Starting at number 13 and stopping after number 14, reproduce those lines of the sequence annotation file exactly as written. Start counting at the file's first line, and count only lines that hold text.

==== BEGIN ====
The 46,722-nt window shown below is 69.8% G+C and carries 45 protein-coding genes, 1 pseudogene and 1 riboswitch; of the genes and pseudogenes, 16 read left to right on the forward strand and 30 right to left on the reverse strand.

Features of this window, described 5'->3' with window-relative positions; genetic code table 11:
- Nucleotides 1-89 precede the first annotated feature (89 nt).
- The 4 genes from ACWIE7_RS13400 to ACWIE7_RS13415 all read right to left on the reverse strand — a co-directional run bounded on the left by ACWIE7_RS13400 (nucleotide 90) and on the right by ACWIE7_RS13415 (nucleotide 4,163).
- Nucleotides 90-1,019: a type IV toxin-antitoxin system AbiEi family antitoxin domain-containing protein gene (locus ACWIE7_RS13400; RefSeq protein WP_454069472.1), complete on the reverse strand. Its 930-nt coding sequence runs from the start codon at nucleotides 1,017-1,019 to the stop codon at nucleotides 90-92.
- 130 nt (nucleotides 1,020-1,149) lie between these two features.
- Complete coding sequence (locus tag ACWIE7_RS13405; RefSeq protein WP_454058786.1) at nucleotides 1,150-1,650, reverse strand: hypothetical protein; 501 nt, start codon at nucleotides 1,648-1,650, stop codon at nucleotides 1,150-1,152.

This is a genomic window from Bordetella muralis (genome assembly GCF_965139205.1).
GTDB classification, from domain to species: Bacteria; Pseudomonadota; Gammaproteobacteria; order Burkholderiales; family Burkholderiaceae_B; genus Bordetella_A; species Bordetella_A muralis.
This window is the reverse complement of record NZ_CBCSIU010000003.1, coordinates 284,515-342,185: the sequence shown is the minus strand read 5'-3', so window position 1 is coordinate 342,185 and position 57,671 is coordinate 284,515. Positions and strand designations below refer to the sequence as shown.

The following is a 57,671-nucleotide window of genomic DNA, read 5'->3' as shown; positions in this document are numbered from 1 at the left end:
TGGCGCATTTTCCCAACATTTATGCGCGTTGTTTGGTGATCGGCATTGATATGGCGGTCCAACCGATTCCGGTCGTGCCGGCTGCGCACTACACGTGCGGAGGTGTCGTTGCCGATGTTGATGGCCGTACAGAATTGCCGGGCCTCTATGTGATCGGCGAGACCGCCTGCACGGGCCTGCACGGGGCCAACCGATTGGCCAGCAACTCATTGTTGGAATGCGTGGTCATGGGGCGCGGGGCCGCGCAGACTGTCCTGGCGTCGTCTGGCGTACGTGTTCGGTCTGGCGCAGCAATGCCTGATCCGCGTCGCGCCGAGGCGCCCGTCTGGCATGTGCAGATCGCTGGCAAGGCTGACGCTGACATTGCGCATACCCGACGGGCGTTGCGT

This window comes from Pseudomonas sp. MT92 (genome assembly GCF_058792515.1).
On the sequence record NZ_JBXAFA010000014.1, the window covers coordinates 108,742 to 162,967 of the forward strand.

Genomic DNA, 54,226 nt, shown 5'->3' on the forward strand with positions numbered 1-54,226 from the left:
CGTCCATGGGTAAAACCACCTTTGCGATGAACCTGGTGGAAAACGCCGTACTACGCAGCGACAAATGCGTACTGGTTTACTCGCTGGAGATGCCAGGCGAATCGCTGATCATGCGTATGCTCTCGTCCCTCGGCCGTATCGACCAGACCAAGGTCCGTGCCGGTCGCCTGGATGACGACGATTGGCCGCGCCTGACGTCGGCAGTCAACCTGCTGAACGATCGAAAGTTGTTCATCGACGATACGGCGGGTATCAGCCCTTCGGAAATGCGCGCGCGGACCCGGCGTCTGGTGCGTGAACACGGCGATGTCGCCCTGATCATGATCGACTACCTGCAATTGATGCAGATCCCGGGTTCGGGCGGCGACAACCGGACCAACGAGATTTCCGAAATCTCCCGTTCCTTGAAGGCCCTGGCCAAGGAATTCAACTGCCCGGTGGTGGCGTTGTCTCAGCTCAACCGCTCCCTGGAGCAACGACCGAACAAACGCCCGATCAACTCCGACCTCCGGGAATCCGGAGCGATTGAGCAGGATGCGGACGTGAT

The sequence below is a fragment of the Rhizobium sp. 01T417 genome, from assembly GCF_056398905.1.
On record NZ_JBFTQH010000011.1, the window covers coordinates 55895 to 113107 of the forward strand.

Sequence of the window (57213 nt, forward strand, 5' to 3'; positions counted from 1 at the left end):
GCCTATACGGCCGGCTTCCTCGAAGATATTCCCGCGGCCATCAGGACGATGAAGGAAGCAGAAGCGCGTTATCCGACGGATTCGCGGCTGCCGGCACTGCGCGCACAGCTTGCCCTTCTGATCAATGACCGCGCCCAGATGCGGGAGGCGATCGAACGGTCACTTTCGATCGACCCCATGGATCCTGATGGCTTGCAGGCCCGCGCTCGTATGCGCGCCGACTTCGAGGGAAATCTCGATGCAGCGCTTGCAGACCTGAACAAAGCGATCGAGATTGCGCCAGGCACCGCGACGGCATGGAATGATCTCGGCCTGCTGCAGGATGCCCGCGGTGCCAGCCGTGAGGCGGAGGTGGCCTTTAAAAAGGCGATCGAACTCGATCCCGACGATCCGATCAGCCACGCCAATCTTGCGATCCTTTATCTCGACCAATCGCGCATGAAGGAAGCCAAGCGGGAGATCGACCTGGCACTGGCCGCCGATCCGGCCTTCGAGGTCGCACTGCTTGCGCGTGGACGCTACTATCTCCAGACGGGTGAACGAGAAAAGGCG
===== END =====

This window comes from Pseudomonas sp. MT92 (genome assembly GCF_058792515.1).
On the sequence record NZ_JBXAFA010000014.1, the window covers coordinates 108,742 to 162,967 of the forward strand.